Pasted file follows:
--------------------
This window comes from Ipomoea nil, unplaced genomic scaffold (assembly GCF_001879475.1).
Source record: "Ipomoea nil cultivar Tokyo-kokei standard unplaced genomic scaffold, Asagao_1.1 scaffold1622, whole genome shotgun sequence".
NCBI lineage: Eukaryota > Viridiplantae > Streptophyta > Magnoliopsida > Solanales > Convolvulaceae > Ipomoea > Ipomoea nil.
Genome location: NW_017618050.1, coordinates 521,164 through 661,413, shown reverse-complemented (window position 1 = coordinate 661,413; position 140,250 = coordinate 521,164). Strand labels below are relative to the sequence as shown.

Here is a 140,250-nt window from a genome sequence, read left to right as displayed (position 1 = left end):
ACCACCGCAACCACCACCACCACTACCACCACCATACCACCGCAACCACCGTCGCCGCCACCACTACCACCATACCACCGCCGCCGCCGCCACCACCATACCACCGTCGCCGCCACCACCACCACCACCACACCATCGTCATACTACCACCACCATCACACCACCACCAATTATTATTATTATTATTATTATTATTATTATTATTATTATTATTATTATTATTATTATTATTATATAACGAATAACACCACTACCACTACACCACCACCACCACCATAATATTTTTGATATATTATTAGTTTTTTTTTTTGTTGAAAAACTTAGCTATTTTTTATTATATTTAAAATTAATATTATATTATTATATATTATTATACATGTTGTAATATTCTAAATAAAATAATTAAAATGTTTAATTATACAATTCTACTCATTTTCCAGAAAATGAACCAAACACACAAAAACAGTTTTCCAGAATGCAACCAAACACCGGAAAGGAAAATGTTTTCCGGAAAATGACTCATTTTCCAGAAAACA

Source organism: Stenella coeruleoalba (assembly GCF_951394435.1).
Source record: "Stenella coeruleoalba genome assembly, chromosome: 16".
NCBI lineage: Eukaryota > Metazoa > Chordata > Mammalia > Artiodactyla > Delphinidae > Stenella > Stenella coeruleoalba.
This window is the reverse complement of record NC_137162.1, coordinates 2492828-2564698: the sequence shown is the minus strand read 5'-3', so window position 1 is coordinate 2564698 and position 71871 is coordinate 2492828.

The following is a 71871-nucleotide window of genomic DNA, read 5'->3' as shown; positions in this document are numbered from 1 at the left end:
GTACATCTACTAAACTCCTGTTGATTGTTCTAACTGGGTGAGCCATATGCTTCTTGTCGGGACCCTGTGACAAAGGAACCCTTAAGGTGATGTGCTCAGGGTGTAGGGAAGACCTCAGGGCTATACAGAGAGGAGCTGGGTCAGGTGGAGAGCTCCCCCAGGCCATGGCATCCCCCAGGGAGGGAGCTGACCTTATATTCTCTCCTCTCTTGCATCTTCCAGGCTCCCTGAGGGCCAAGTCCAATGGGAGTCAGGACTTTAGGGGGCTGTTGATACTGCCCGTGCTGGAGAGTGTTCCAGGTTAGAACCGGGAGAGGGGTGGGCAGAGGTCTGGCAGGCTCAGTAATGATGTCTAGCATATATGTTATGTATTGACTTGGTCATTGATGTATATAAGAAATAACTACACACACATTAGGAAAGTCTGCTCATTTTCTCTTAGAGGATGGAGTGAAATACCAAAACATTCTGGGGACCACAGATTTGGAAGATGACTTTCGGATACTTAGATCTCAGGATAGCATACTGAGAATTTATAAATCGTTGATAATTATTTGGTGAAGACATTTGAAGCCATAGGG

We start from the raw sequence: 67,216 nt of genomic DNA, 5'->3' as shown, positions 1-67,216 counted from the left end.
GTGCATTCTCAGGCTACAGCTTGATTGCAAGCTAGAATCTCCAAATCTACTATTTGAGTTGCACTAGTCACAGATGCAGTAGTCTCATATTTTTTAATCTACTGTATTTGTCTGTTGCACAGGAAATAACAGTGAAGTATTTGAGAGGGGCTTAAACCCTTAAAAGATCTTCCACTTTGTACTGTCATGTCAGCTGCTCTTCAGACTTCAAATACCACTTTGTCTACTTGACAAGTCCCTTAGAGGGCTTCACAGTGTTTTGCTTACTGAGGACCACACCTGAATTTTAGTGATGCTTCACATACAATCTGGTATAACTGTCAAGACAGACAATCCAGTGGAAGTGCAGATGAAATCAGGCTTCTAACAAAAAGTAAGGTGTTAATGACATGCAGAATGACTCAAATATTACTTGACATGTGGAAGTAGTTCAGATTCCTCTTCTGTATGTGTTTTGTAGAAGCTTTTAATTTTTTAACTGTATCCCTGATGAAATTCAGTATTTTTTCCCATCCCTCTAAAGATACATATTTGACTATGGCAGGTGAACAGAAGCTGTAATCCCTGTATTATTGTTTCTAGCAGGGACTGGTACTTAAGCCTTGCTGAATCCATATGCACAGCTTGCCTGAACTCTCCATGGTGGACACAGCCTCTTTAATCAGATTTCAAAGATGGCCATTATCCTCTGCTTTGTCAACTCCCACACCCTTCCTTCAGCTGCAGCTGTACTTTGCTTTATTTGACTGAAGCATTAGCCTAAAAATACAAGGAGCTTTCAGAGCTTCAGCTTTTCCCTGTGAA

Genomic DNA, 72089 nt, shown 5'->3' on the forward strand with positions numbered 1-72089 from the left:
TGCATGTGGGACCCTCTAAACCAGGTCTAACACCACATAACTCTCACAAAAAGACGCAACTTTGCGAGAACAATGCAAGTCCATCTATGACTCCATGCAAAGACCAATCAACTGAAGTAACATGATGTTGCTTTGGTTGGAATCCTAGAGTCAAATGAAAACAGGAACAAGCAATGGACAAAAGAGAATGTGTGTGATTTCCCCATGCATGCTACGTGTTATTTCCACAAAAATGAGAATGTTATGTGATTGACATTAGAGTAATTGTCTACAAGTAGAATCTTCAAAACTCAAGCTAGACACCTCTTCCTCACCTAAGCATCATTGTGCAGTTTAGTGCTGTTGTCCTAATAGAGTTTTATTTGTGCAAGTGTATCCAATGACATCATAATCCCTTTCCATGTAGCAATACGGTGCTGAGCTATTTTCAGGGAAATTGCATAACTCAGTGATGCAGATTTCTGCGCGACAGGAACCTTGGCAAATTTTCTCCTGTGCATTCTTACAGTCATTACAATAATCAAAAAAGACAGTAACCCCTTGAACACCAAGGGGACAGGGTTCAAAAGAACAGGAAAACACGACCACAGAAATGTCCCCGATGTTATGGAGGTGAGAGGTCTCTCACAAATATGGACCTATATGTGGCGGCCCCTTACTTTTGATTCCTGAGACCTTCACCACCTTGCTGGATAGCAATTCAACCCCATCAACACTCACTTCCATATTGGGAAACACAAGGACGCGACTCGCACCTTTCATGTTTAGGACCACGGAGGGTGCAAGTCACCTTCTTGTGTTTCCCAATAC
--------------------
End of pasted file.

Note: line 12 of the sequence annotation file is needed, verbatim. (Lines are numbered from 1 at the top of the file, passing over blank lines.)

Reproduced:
GTACATCTACTAAACTCCTGTTGATTGTTCTAACTGGGTGAGCCATATGCTTCTTGTCGGGACCCTGTGACAAAGGAACCCTTAAGGTGATGTGCTCAGGGTGTAGGGAAGACCTCAGGGCTATACAGAGAGGAGCTGGGTCAGGTGGAGAGCTCCCCCAGGCCATGGCATCCCCCAGGGAGGGAGCTGACCTTATATTCTCTCCTCTCTTGCATCTTCCAGGCTCCCTGAGGGCCAAGTCCAATGGGAGTCAGGACTTTAGGGGGCTGTTGATACTGCCCGTGCTGGAGAGTGTTCCAGGTTAGAACCGGGAGAGGGGTGGGCAGAGGTCTGGCAGGCTCAGTAATGATGTCTAGCATATATGTTATGTATTGACTTGGTCATTGATGTATATAAGAAATAACTACACACACATTAGGAAAGTCTGCTCATTTTCTCTTAGAGGATGGAGTGAAATACCAAAACATTCTGGGGACCACAGATTTGGAAGATGACTTTCGGATACTTAGATCTCAGGATAGCATACTGAGAATTTATAAATCGTTGATAATTATTTGGTGAAGACATTTGAAGCCATAGGG